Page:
Democrats’ economic agenda needs some work

The Democrats are pushing a new message aimed at reaching populist voters who went for Donald Trump in 2016. So far, their agenda skates over some of the most important economic issues we face.

This past week the Democratic Party began unveiling an economic agenda ahead of next year’s midterm elections, assuming it can’t merely run against President Donald Trump.

Depending on what happens with GOP efforts to repeal Obamacare,the party might get a very simple, powerful message against their opponents: Republicans took away health care from millions and raised insurance prices for millions more.

Still, the Dems think they have to be for something, not merely oppose. Hence, the evolving plan called A Better Deal (playing on FDR’s New Deal, which played on his cousin Theodore Roosevelt’s Square Deal).

Unfortunately, the new policy recommendations (beginning with a New York Times Op-Ed by Senate minority leader Chuck Schumer) lack the boldness and clarity of either the Democratic or Republican Roosevelt. (FDR, facing national crisis, was also willing to experiment relentlessly and without ideological blinders).

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Among the Better Deal ideas: a $15 minimum wage, better control of monopolies and antitrust, an effort to bring down drug prices, and tax credits to companies in exchange for training workers.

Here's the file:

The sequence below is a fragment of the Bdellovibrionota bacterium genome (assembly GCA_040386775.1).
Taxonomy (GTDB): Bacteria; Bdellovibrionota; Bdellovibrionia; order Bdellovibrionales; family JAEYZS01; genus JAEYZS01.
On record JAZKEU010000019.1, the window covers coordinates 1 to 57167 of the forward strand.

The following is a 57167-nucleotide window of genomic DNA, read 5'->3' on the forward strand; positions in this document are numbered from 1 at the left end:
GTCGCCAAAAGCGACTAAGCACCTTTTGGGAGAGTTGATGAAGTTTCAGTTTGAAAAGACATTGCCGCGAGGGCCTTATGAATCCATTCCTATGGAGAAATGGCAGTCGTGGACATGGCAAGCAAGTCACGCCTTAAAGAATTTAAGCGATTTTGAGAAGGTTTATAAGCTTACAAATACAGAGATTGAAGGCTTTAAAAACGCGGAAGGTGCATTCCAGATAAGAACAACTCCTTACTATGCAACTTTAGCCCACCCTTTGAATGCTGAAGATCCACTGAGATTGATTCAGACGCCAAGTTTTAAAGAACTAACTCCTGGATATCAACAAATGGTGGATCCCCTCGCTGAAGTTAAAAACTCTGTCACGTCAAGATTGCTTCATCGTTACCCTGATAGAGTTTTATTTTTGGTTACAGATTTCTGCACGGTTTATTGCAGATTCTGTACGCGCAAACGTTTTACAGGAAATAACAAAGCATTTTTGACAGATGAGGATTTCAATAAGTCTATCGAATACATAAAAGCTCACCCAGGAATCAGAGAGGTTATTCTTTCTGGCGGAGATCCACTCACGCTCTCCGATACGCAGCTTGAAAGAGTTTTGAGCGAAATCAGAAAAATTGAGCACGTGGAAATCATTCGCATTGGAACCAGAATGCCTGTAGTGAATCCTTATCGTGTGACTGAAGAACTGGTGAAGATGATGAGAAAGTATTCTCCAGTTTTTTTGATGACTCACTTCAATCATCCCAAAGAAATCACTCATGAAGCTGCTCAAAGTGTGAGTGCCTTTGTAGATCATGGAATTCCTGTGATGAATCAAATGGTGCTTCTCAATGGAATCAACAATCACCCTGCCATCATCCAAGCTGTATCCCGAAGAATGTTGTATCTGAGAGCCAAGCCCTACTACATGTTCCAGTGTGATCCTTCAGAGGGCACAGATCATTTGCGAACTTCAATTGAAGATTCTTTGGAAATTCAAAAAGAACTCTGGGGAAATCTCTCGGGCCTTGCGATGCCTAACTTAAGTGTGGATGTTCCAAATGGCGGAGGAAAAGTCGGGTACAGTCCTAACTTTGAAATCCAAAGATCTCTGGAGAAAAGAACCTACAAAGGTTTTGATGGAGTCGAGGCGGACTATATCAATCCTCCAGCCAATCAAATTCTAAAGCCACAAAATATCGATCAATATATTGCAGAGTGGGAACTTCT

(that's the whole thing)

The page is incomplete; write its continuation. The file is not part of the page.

Most of this is preaching to the choir. If Democrats believe this will win them Trump voters, they are delusional.

The $15 minimum wage is popular — and perhaps doable — in blue Seattle. But in addition to being potentially counterproductive in less prosperous places, it is a boogeyman for the right, an example of government run dangerously rampant. I suspect its advocacy would only strengthen red districts as Republicans pose as defenders of small-business owners and “economic freedom.”

The rise of industry consolidation, including monopolies, cartels and companies such as Amazon and Wal-Mart with overwhelming market power, has hurt job creation and competition and has clear-cut the economic assets of many a town and city. Yet the Better Deal would hardly be the trust-busting of TR.

Schumer writes, “We are going to fight to allow regulators to break up big companies if they’re hurting consumers and to make it harder for companies to merge if it reduces competition.”

No one would argue that Amazon, with its low prices and ease of buying,…

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